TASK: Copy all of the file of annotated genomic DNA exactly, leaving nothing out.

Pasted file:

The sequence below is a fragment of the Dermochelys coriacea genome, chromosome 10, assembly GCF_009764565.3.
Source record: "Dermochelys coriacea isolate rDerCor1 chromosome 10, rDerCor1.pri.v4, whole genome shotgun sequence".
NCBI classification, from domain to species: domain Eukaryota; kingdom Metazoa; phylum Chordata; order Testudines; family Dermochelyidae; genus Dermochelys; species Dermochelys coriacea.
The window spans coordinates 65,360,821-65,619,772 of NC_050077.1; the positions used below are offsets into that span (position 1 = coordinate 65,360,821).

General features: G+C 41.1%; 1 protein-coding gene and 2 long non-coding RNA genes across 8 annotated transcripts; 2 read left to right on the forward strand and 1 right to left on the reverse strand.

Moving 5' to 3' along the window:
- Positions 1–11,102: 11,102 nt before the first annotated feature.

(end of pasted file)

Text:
The sequence below is a fragment of the Dermochelys coriacea genome, chromosome 10, assembly GCF_009764565.3.
Source record: "Dermochelys coriacea isolate rDerCor1 chromosome 10, rDerCor1.pri.v4, whole genome shotgun sequence".
NCBI classification, from domain to species: domain Eukaryota; kingdom Metazoa; phylum Chordata; order Testudines; family Dermochelyidae; genus Dermochelys; species Dermochelys coriacea.
The window spans coordinates 65,360,821-65,619,772 of NC_050077.1; the positions used below are offsets into that span (position 1 = coordinate 65,360,821).

General features: G+C 41.1%; 1 protein-coding gene and 2 long non-coding RNA genes across 8 annotated transcripts; 2 read left to right on the forward strand and 1 right to left on the reverse strand.

Moving 5' to 3' along the window:
- Positions 1–11,102: 11,102 nt before the first annotated feature.